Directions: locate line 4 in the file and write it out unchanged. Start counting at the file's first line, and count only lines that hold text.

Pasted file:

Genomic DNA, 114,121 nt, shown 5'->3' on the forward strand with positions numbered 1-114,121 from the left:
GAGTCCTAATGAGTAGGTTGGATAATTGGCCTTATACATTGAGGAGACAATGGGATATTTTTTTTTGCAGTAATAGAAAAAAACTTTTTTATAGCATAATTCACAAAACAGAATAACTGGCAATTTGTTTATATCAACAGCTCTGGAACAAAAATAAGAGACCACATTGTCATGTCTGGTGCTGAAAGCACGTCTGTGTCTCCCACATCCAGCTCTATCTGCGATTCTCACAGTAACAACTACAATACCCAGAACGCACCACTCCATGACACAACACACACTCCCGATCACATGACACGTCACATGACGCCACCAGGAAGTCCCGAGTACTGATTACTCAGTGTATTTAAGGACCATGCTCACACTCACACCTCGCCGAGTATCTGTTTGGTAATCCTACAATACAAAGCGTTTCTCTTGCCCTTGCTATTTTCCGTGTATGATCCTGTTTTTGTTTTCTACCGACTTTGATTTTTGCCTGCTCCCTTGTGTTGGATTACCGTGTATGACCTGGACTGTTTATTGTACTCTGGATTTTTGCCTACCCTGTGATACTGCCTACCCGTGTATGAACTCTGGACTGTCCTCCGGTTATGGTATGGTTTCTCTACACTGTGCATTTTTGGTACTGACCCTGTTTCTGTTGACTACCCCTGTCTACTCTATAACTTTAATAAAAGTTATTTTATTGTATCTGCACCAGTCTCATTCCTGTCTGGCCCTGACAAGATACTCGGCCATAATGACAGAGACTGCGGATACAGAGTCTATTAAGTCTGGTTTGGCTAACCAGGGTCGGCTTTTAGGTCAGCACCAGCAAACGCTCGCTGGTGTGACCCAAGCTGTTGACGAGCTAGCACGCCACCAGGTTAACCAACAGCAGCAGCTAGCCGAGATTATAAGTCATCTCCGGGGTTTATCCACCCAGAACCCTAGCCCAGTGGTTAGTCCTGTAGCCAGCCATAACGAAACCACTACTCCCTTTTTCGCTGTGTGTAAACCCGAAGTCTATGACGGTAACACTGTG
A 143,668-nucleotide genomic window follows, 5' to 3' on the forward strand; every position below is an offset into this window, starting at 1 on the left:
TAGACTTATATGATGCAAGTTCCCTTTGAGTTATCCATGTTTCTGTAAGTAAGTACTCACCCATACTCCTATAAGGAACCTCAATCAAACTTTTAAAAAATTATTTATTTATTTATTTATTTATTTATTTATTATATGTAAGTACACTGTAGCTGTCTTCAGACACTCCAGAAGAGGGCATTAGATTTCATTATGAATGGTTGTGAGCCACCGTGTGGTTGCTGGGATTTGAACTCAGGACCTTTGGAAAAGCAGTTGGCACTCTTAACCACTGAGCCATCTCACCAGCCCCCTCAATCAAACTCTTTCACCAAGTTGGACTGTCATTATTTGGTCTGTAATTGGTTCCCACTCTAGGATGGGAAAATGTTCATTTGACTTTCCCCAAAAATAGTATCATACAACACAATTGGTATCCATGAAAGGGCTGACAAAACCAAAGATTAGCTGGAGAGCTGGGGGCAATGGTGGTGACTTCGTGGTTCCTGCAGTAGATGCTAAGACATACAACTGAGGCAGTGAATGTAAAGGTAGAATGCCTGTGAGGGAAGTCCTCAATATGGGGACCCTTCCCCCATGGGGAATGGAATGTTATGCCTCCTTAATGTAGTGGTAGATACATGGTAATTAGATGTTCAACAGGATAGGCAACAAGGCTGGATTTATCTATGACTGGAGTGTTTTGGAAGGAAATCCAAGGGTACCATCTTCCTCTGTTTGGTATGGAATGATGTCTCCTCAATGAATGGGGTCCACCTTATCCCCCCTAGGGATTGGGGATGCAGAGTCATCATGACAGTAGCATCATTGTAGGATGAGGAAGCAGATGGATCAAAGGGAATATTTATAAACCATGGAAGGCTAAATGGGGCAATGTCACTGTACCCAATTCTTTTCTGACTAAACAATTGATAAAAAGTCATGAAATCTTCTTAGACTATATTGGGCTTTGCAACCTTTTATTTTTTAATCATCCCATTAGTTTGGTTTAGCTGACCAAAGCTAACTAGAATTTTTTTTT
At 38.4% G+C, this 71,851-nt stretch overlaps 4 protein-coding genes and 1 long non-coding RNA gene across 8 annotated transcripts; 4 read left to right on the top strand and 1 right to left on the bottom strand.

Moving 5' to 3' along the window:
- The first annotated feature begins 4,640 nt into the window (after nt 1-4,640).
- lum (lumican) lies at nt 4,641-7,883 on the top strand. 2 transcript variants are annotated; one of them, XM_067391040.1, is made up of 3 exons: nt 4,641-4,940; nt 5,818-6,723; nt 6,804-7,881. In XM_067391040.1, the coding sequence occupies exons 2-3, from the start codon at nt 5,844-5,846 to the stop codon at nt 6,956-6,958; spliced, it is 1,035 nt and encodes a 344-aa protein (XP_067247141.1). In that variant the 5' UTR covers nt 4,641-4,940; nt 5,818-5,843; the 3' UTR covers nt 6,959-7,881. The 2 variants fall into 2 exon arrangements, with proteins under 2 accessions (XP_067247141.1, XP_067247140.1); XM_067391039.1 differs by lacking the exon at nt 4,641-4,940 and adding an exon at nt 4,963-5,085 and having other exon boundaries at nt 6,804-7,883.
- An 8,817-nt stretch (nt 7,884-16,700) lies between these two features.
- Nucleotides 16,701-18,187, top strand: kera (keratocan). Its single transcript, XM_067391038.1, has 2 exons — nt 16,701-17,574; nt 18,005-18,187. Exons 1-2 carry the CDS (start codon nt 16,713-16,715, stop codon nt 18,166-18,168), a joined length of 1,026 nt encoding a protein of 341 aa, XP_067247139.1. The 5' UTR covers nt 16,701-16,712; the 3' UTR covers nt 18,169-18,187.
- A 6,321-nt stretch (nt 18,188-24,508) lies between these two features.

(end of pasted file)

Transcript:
TAGACTTATATGATGCAAGTTCCCTTTGAGTTATCCATGTTTCTGTAAGTAAGTACTCACCCATACTCCTATAAGGAACCTCAATCAAACTTTTAAAAAATTATTTATTTATTTATTTATTTATTTATTTATTATATGTAAGTACACTGTAGCTGTCTTCAGACACTCCAGAAGAGGGCATTAGATTTCATTATGAATGGTTGTGAGCCACCGTGTGGTTGCTGGGATTTGAACTCAGGACCTTTGGAAAAGCAGTTGGCACTCTTAACCACTGAGCCATCTCACCAGCCCCCTCAATCAAACTCTTTCACCAAGTTGGACTGTCATTATTTGGTCTGTAATTGGTTCCCACTCTAGGATGGGAAAATGTTCATTTGACTTTCCCCAAAAATAGTATCATACAACACAATTGGTATCCATGAAAGGGCTGACAAAACCAAAGATTAGCTGGAGAGCTGGGGGCAATGGTGGTGACTTCGTGGTTCCTGCAGTAGATGCTAAGACATACAACTGAGGCAGTGAATGTAAAGGTAGAATGCCTGTGAGGGAAGTCCTCAATATGGGGACCCTTCCCCCATGGGGAATGGAATGTTATGCCTCCTTAATGTAGTGGTAGATACATGGTAATTAGATGTTCAACAGGATAGGCAACAAGGCTGGATTTATCTATGACTGGAGTGTTTTGGAAGGAAATCCAAGGGTACCATCTTCCTCTGTTTGGTATGGAATGATGTCTCCTCAATGAATGGGGTCCACCTTATCCCCCCTAGGGATTGGGGATGCAGAGTCATCATGACAGTAGCATCATTGTAGGATGAGGAAGCAGATGGATCAAAGGGAATATTTATAAACCATGGAAGGCTAAATGGGGCAATGTCACTGTACCCAATTCTTTTCTGACTAAACAATTGATAAAAAGTCATGAAATCTTCTTAGACTATATTGGGCTTTGCAACCTTTTATTTTTTAATCATCCCATTAGTTTGGTTTAGCTGACCAAAGCTAACTAGAATTTTTTTTT